Instead, we see the CCPDT focusing its energies on measuring perceptions.

So, in the context of developing a stronger position on electronic collars, does ”stronger” mean better informed or simply more radical?

Take the survey and decide for yourself.

NOTE: The below survey is intended exclusively for dog training and behavior professionals. If you do not work professionally with dogs, either as a trainer or behavior consultant, please do not take the survey.

© Ruth Crisler and Spot Check, 2013.

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I am posting to announce that following a ten-month hiatus, my status as a Certified Professional Dog Trainer (Knowledge Assessed) has been officially revived.

Note to Self: Stranger things have happened.

Please see past posts for details on my failed (or so I thought) protest of CCPDT policy, and the CCPDT’s subsequent (and totally unrelated, I’m sure) policy reversal.

I should say, it very likely was totally unrelated. After all, had the CCPDT Board been swayed by my arguments, even belatedly, I might logically have been informed once the offensive policy statement was revised. In case, you know, I wanted back in. As it was, I did not get the memo.

So, sadly, I can’t take any credit for the CCPDT’s recent reversal of its hardline ban on placing electronic training collars on any dog under one year of age. But I can still crash the party.

© Ruth Crisler and Spot Check, 2011.


I was jarred over the weekend to discover the Certification Council for Professional Dog Trainers had lately revised its 2009 policy statement on training practices.

Back in December, I’d written a letter to the CCPDT’s Board of Directors protesting the inclusion in that statement of language banning certificants from using electronic collars on any dog under one year of age. The letter had accompanied my application to re-certify as a CPDT-KA, and explained why I could not sign on to the new policy.

My check was ultimately returned and my certification allowed to expire. But that decision was not made hastily. The CCPDT Board took two weeks to consider my case, a fact that was communicated through official channels and leads me to believe that everyone serving on the CCPDT Board at that time would have read my letter.

And despite the scant response I got at the time, it appears the CCPDT Board may have taken my concerns (or similar concerns voiced by others) to heart.

As of August 4, 2011, the CCPDT’s Policy on Training and Behavior Intervention Practices no longer includes the following within its list of disallowed practices:

Applying a collar that delivers an electrical stimulation to a dog under the age of one year, with the exception of a vibration collar that does not have an electronic shock component.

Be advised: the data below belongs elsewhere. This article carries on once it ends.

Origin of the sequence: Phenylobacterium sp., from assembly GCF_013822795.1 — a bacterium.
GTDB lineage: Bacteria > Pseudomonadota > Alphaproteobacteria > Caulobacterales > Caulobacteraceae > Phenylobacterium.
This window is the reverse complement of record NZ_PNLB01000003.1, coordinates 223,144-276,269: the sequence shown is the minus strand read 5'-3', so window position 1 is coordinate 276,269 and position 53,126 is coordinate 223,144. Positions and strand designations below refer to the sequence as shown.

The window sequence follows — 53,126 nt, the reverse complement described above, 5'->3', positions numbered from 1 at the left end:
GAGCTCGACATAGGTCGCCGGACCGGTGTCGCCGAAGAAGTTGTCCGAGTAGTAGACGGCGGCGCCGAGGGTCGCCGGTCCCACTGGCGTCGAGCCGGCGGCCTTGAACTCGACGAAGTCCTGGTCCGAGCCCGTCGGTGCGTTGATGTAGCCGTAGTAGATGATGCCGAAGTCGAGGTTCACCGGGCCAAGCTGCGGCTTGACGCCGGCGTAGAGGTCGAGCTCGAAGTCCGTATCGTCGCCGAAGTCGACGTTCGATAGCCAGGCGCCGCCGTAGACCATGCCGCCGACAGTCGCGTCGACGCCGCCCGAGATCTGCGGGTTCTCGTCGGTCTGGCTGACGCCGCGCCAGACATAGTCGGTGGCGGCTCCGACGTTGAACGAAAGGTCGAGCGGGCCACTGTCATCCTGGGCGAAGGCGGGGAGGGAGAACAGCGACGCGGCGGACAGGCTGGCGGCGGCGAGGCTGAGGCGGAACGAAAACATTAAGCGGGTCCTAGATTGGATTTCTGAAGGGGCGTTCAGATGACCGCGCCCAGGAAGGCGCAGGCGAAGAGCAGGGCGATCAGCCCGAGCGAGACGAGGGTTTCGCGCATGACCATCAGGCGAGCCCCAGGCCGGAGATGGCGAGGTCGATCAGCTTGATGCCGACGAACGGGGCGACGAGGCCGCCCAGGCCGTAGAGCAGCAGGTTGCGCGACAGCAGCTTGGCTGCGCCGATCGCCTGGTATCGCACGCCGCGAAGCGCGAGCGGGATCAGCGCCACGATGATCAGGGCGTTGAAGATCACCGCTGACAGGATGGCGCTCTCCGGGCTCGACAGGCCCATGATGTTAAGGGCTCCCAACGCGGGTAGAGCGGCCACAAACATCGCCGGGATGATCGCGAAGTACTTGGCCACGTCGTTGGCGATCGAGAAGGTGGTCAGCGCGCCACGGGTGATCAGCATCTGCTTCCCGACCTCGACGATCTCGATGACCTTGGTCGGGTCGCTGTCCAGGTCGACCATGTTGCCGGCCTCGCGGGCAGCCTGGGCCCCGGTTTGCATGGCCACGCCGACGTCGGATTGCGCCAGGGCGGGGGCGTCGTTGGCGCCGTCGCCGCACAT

In its place, a new and unrelated restriction has been added:

Purposely lifting a dog by the collar, leash, or scruff such that two or fewer of the dog’s legs remain on the ground.

Go figure.

Or, follow this link to view the revised policy statement in its entirety.

By the way, it’s unclear to me whether the CCPDT has actually shared the fact of these changes with current certificants, apart from editing the document as it appears on the CCPDT site. You would think they’d be obliged to, kinda-sorta, considering a new restriction was introduced. But the person who brought these changes to my attention said she’d only happened upon them by accident while reviewing the policy online. And it was definitely not mentioned in the most recent news update posted to their site.

A fact I can confirm unilaterally is that they did not inform me. But that’s not so shocking.

© Ruth Crisler and Spot Check, 2011.

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UPDATE: The CCPDT revised its policy statement on training practices in early August, 2011.

The CCPDT Responds

Below is the CCPDT’s response to the letter that accompanied my recent application to renew CPDT-KA certification. It explained my inability to sign CCPDT’s updated Ethics Code, due to its reference to their 2009 policy statement banning certificants from using electronic collars on any dog under one year of age. The board’s response followed two weeks of deliberation, or, more likely, a two week period within which my concerns were at some point very briefly deliberated.

It is by now safe to assume my arguments did not inspire the CCPDT to revisit the language within their 2009 policy statement on dog training practices. But even if it did, their taking the present opportunity to remove me from their ranks is hardly a shocker.

At any rate, here is what landed in my virtual mailbox yesterday afternoon.

Good afternoon Ruth:

Last evening the Board of Directors  of the Certification Council for Professional Dog Trainers (CCPDT) discussed the reasons you submitted for which you believe you cannot sign and adhere strictly to the CCPDT Code of Ethics.  We appreciate your integrity and honesty.   However, insofar as the Code of Ethics is an integral part of our recertification process, your refusal to sign means you have not fulfilled the recertification requirements.  Regrettably, we must allow your CPDT-KA credential to lapse.


CCPDT Board of Directors

A Haiku Version

The more I contemplate the above four sentences, the more I regret the CCPDT did not think to craft their verdict into a pithy haiku for my digestion. That would have been inspired. Below is an example of the form, featuring a 5-7-5 syllable structure:

Concerns unwelcome

Integrity regretful

You are not worthy

I’m sure someone out there can do better, but you get the idea.

© Ruth Crisler and Spot Check, 2011.